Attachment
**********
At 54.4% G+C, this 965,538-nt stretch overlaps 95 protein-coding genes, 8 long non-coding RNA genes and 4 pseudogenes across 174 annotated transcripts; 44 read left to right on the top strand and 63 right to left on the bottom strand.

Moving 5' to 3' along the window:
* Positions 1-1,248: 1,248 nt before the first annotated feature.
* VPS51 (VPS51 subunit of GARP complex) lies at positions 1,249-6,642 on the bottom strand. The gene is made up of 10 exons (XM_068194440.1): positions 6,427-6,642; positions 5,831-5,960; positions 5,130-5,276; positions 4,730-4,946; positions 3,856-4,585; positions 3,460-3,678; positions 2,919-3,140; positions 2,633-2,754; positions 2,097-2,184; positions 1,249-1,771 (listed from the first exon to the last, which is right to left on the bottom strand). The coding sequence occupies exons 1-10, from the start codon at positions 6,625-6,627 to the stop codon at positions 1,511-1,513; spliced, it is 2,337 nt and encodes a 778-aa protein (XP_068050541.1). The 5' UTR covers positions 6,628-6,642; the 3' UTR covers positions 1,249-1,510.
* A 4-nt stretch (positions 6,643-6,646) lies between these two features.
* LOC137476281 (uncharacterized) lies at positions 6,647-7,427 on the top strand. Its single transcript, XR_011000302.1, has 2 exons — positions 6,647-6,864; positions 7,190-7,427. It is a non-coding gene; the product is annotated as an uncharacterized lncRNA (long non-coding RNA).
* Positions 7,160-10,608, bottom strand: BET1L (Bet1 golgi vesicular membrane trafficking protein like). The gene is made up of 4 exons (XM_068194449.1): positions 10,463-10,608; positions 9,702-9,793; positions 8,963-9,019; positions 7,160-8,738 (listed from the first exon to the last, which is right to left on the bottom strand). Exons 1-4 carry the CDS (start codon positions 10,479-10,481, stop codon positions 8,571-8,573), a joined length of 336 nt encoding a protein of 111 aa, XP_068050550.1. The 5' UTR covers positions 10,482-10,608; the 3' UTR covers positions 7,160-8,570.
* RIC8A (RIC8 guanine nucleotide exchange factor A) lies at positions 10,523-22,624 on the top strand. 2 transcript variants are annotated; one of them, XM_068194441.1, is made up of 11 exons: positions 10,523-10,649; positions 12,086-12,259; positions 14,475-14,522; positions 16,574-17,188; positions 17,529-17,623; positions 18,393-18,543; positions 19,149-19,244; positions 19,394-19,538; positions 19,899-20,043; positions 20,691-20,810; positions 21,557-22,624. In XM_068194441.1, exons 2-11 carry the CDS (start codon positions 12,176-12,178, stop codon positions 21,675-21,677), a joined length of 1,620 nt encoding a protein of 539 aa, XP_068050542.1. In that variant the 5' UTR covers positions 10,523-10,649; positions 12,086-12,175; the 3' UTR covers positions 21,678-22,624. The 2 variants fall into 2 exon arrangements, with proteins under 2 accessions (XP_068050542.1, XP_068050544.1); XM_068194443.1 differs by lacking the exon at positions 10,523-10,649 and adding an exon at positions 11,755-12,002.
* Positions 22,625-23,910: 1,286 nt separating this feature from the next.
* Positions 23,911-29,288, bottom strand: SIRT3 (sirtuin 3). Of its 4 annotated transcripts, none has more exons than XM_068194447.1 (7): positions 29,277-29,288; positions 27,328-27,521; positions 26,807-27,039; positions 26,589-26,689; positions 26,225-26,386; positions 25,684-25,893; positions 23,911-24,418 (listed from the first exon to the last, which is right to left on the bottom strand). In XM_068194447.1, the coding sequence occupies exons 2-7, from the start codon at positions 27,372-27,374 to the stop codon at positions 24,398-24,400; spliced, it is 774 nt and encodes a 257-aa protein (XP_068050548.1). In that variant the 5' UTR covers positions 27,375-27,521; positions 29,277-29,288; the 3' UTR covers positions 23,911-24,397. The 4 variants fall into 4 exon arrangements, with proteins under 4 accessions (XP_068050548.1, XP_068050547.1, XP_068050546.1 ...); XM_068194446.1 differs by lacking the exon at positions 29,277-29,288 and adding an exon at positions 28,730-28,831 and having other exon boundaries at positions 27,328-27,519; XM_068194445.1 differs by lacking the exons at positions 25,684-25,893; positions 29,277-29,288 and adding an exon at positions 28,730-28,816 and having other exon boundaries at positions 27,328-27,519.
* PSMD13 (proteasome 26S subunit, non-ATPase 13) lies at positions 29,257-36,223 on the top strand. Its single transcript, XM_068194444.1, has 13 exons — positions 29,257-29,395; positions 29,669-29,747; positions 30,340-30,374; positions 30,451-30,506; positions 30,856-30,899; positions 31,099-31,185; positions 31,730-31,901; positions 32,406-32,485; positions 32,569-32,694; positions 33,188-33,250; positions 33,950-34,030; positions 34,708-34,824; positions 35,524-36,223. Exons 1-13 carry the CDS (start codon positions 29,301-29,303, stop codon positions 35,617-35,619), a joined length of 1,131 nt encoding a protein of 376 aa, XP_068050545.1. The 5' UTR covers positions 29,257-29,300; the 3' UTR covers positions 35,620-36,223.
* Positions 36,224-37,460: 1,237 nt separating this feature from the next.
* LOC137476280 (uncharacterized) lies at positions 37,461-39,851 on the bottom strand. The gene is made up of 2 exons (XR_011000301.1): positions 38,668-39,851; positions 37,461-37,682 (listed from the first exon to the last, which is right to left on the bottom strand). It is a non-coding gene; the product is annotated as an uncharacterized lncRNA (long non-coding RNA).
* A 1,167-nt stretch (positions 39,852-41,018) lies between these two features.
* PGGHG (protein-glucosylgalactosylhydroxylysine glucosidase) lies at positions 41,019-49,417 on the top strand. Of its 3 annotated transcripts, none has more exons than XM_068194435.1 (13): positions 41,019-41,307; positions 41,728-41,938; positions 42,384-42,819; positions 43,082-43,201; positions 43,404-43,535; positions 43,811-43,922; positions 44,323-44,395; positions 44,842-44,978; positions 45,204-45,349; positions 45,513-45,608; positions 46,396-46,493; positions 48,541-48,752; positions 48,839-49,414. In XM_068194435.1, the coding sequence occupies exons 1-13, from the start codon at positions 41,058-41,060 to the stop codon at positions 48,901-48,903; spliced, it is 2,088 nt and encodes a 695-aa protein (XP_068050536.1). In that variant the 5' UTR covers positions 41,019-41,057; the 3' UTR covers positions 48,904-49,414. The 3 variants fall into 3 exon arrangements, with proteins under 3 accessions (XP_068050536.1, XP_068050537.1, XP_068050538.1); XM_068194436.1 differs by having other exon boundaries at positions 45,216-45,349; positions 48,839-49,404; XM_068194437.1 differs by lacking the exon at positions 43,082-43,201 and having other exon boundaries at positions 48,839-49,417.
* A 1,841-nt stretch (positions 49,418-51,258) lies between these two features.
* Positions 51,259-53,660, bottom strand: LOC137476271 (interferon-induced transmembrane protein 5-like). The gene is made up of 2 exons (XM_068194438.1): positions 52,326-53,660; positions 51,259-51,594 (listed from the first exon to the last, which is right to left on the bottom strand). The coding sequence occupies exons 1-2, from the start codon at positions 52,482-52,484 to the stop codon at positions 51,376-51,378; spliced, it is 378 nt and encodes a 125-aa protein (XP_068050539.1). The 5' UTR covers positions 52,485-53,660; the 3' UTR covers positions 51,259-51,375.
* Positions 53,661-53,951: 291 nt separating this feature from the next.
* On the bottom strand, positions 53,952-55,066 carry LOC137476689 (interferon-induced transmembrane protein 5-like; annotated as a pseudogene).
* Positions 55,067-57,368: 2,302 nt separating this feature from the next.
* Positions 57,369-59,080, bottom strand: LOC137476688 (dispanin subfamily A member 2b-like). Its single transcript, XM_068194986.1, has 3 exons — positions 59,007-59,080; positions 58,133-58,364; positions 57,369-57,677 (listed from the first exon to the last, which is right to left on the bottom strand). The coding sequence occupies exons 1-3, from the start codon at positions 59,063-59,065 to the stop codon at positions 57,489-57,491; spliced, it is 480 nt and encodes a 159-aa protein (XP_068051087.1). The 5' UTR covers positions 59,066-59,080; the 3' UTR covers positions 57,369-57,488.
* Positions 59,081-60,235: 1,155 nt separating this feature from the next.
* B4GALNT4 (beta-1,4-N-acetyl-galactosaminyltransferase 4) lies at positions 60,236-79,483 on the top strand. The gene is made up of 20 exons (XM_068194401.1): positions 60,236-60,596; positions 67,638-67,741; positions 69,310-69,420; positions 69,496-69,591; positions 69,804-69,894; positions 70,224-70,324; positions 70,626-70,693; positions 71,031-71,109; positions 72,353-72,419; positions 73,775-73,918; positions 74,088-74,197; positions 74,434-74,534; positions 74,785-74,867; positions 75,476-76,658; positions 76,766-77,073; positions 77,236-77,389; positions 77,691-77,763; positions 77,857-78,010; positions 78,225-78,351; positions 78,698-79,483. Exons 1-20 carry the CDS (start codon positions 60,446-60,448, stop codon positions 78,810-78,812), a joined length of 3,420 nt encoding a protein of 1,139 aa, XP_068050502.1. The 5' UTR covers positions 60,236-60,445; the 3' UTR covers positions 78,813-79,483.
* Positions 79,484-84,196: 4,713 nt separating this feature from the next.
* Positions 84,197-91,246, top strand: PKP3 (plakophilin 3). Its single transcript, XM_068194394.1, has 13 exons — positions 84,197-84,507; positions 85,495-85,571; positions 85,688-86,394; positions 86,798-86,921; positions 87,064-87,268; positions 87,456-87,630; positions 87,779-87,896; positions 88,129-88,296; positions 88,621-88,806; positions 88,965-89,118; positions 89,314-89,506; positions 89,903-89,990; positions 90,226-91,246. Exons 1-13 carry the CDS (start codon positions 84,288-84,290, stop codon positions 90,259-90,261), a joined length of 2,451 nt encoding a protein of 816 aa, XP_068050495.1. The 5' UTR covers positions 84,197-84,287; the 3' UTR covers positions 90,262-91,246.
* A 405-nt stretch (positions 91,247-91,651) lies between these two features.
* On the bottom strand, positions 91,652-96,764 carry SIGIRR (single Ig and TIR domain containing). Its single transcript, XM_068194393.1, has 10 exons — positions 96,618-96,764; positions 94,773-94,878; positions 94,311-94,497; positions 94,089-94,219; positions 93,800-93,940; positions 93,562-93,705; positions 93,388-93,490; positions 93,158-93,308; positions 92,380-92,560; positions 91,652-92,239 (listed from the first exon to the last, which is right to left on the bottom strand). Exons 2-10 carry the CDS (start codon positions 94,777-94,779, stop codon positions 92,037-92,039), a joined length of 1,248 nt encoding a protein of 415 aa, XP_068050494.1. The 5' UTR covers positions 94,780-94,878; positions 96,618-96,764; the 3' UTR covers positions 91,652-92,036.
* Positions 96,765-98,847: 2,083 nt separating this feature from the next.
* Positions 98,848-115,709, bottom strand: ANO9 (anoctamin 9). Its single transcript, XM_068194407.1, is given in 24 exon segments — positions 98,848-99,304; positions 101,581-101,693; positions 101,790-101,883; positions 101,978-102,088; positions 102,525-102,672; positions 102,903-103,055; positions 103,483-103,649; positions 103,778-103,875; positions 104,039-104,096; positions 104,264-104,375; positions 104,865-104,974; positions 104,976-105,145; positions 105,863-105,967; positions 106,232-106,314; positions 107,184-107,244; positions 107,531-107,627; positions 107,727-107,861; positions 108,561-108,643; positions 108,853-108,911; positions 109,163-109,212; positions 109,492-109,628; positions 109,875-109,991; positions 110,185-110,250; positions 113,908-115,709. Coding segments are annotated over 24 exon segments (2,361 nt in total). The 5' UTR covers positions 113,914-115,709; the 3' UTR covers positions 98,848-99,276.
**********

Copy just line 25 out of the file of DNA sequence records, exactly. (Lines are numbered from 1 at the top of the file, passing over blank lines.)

* Positions 84,197-91,246, top strand: PKP3 (plakophilin 3). Its single transcript, XM_068194394.1, has 13 exons — positions 84,197-84,507; positions 85,495-85,571; positions 85,688-86,394; positions 86,798-86,921; positions 87,064-87,268; positions 87,456-87,630; positions 87,779-87,896; positions 88,129-88,296; positions 88,621-88,806; positions 88,965-89,118; positions 89,314-89,506; positions 89,903-89,990; positions 90,226-91,246. Exons 1-13 carry the CDS (start codon positions 84,288-84,290, stop codon positions 90,259-90,261), a joined length of 2,451 nt encoding a protein of 816 aa, XP_068050495.1. The 5' UTR covers positions 84,197-84,287; the 3' UTR covers positions 90,262-91,246.